Governments and scientists have been meeting in the Danish capital Copenhagen this week to adopt a key IPCC report on the state of the climate. It says policymakers must act now to avert the worst.
Climate change may have "severe, pervasive and irreversible impacts for people and ecosystems." But there is still time to prevent the worst by reducing greenhouse gas emissions now.
That is the message from a report by the UN Intergovernmental Panel on Climate Change (IPCC) to be published on November 2 after a week of international scrutiny.
The "Synthesis Report" does not contain new information. Its wording, however, lends new urgency to the issue. It integrates and condenses the information contained inthree separate reports released over the past year, looking at the scientific evidence for climate change, its impacts and what can be done about it.
Delegates from more than 100 governments and top scientists are attending the meeting to prepare the publication of the report and the all-important "Summary for Policymakers," which will be essential reading for governments preparing for this year's UN climate conference in Peru in December.
The IPCC summary states clearly that global warming is happening, that humans have caused it, that it is already dangerous, and that the warming trend could be irreversible.
It makes it clear that urgent emissions reductions are required in the very near future to keep warming below two degrees Celsius to avert the worst impacts of climate change. These include extreme weather, rising sea levels, and increased heat waves, flooding and droughts.
The report also suggests climate change could aggravate violent conflicts and refugee problems and have a negative effect on food production.
Another major impact mentioned is ocean acidification, as the sea increasingly absorbs more carbon. This is harmful to marine life.
If there are no changes to our emissions of greenhouse gas emissions, "climate change risks are likely to be high or very high by the end of the 21st century," according to the report.
It says it is likely that temperatures will increase by another two degrees Celsius by mid-century compared to temperatures from 1986 to 2005. This scenario would implies temperatures by the end of the century that are nearly four degrees higher.
Editing with an agenda
Before the politically sensitive summary is published, it has to be approved, line by line, by government representatives. In theory, their role is to make sure the findings in the summary are understandable for policymakers. In practice, governments try to influence the wording in ways that support their negotiating positions at the UN talks.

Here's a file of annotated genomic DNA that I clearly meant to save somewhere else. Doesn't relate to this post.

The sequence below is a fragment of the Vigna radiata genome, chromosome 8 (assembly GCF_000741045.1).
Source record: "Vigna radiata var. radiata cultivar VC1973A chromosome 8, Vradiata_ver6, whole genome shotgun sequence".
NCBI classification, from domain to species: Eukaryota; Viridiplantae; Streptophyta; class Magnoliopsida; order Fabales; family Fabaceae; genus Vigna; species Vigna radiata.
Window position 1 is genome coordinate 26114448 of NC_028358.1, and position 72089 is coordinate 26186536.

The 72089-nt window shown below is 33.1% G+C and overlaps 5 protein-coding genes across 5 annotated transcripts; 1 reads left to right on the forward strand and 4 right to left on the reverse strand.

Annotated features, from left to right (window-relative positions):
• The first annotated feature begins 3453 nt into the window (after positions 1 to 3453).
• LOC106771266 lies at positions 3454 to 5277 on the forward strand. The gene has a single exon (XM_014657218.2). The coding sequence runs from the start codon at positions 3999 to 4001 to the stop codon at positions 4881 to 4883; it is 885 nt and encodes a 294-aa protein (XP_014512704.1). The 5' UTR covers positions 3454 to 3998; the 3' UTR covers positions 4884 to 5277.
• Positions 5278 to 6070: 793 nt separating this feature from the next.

Countries submitted more than 2,000 comments on the text. Some want it to be more specific in translating the data into clear warnings of storms, heat waves, floods and rising seas.
The European Union called for the report to be more specific and "help guide policy makers."
Both the EU and the US asked for the study to stress that richer countries could also be affected by future extreme weather events.
The US also ask for the report to be more accessible to readers without deep technical knowledge of climate issues. In a country where skepticism about climate change is still high, experts are concerned that the report should make it clear in graphic terms what will happen if we don't act on climate change.
Saudi Arabia, a country which has tried to play down potential impacts of climate change, asked for the report to reflect a recorded slowing down in temperature rise since 1998. According to the climate news provider RTCC, the world's largest oil exporter has also been calling for the "negative" effects of curbing fossil fuel use, including the devaluation of its assets, to be mentioned in the final text.
Consequences for Peru
NGOs, including Greenpeace, WWF and Germanwatch, stress that the report shows it is not too late to avert dangerous climate change. They see a "window of opportunity" between now and 2020. Within that period, the world would have to switch to renewable energy, increase energy efficiency and halt deforestation to cut greenhouse gas emissions.
UN Secretary-General Ban Ki-moon will attend the release of the study, showing the importance the UN attaches to it. Ban Ki-moon stressed the urgency of reaching a new world climate agreement by staging his own summit in New York in September.
Peruvian Environment Minister Manuel Pugar-Vidal, who will host the UN climate conference in Peru in December, told the media the report would be a guide for the meeting and that it would "show the need for urgent and ambitious action in coming years."
The Peru meeting is to pave the way for a new binding agreement to replace the Kyoto Protocol, to be concluded at next year's UN climate conference in Paris. The attention given to the wording of the IPCC document shows the path will not be an easy one.